So why does Trump continue to insist stronger border enforcement and a longer wall will stop an “invasion of drugs and criminals”? “Because improving ports-of-entry detection just isn’t as sexy as more Border Patrol agents and fences,” said Adam Isacson, director for defense oversight at the Washington Office for Latin America (WOLA), a think tank.
“The ports of entry are such a mess. They’re badly understaffed and they have billions of dollars in unmet infrastructure needs,” said Isacson. CBP's Howe said last week that the agency’s facilities and resources “are beyond breaking point,” due to the demands generated by surging migrant arrivals.
And things are going to get worse, say observers, as drug trafficking and production continues to prosper, no matter what Trump decides to do on the border. Fentanyl, which is killing more Americans through overdoses than any other drug, has been a recent, major boom for the cartels. Unlike Ishmael’s human cargo, the cartels have to smuggle it in small quantities to make millions of dollars in profit.
While the Mexican cartels are currently a small supplier of street fentanyl, "once [they] go into mass production of fentanyl, if you think we have an opioid crisis now, we are going to have the equivalent of the bubonic plague,” Vigil said.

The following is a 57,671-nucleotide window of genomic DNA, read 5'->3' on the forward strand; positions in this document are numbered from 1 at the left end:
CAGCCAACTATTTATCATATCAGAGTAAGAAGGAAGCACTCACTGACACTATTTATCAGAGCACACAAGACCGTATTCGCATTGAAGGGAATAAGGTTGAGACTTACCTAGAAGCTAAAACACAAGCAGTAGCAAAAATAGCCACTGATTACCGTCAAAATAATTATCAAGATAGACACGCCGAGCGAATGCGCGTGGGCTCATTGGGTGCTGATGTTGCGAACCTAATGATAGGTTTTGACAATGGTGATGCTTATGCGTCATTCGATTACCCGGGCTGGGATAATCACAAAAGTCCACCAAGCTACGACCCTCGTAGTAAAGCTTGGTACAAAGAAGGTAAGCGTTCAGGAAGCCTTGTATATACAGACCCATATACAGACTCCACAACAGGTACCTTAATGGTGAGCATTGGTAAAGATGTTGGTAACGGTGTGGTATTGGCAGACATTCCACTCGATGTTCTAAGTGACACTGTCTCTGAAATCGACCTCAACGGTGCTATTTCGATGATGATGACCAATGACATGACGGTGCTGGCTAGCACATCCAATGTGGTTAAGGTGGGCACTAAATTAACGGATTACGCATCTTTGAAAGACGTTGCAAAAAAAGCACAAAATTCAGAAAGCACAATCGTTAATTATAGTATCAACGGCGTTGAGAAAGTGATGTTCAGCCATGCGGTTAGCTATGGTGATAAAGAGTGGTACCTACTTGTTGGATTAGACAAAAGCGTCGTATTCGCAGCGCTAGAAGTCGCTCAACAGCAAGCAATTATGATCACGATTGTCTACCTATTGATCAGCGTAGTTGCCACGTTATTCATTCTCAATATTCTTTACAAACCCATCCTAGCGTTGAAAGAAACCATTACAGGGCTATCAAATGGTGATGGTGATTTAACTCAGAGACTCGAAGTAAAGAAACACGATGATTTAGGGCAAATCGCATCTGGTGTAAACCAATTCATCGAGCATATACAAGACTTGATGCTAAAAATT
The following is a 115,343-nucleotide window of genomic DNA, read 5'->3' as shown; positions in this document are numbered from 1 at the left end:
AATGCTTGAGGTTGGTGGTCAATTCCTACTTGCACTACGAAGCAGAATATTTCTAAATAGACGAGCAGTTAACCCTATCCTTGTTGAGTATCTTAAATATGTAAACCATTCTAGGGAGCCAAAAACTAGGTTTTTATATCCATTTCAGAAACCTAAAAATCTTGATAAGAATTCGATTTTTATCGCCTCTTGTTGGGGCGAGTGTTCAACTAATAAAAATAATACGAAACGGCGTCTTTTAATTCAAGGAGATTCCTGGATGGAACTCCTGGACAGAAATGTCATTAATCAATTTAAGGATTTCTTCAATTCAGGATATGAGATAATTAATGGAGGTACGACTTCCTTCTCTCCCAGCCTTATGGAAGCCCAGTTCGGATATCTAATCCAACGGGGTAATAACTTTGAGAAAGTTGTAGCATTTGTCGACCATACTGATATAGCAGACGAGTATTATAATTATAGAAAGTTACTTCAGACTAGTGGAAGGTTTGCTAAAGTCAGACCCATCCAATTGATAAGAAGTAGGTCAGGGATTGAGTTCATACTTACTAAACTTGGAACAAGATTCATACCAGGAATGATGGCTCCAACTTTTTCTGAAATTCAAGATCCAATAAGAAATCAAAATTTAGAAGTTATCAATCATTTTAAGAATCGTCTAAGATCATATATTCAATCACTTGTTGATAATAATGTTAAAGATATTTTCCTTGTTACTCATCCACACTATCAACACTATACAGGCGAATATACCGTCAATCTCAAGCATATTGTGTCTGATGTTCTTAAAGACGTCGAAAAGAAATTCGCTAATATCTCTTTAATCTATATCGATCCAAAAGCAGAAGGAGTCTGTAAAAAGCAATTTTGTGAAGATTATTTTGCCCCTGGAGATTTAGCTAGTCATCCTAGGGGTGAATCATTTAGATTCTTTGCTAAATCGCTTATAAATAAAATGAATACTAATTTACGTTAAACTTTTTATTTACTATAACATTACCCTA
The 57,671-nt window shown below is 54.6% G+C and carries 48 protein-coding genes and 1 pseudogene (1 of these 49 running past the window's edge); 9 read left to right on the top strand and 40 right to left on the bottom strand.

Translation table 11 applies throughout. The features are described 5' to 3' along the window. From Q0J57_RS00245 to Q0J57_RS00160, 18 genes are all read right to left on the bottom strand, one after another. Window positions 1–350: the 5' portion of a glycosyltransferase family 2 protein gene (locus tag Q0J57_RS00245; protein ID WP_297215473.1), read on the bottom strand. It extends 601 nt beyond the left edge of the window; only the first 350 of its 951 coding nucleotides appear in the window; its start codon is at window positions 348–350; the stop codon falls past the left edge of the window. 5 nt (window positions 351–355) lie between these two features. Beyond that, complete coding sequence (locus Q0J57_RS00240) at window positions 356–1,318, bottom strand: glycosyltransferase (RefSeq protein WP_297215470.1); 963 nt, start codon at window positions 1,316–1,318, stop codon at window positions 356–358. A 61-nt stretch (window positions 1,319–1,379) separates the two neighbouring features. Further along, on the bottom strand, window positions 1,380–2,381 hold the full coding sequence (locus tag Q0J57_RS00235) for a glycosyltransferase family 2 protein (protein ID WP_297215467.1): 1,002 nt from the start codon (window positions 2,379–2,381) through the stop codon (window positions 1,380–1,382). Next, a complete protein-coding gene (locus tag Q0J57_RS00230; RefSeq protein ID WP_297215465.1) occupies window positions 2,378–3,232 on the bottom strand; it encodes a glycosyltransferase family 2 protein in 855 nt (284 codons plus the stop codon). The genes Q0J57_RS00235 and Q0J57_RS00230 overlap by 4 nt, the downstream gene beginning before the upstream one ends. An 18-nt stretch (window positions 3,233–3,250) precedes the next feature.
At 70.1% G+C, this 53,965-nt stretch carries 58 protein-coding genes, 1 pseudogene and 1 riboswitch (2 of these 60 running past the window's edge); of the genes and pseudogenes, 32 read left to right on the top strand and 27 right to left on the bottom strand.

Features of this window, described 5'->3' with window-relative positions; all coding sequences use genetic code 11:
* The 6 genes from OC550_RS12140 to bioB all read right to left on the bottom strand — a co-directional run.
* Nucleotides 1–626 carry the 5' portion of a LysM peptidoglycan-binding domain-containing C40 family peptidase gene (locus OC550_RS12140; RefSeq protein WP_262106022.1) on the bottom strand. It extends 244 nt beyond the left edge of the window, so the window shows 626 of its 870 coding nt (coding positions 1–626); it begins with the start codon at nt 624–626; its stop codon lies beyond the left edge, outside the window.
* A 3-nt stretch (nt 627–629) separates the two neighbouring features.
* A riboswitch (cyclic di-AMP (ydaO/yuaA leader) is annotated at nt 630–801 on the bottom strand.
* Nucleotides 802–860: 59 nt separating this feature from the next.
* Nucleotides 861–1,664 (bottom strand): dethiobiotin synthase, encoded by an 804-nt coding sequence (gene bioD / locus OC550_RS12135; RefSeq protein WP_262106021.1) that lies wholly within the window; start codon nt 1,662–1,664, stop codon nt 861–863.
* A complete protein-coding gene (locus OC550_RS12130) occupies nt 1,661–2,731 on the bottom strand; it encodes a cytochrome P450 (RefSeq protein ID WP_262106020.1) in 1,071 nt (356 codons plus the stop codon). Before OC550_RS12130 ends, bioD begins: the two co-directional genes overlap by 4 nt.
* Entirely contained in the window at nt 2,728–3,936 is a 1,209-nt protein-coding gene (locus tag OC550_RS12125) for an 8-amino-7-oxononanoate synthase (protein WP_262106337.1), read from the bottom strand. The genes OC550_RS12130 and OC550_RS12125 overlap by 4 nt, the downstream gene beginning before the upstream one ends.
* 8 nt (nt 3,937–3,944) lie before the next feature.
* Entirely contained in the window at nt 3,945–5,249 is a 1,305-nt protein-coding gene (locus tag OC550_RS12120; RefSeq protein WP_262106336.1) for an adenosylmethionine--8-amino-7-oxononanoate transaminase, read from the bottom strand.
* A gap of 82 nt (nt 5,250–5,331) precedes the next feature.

Although there are no estimates of how much fentanyl the Mexican supply accounts for, criminal syndicates appear to be just getting warmed up. Their fentanyl production levels look set to rise in the coming years as they move away from poppy and heroin production to the synthetic equivalent. Seizures this fiscal year of the drug by CBP look set to surpass those for last year.
For the likes of Ishmael and other out-of-work people-smugglers on this part of the border, logic would dictate that the cartels loom as recruiters. But experts say otherwise.
“The division of work in the criminal world is clearly defined,” Clark Alfaro said. “Polleros are polleros, narcos are narcos, and it’s not common for people-smugglers to migrate to the drug business, although there could be exceptions to that.”
For Ishmael, the future is unclear. He says he’s done with a life of crime and confirms the local wisdom that polleros don’t switch to the drug business. He says he wants to focus on his young children. But as we talk about what comes next, he caresses a metal effigy of the Santa Muerte—the narco saint—hanging around his neck, and said that she might bring him good luck.
“She’s helped me in the past.”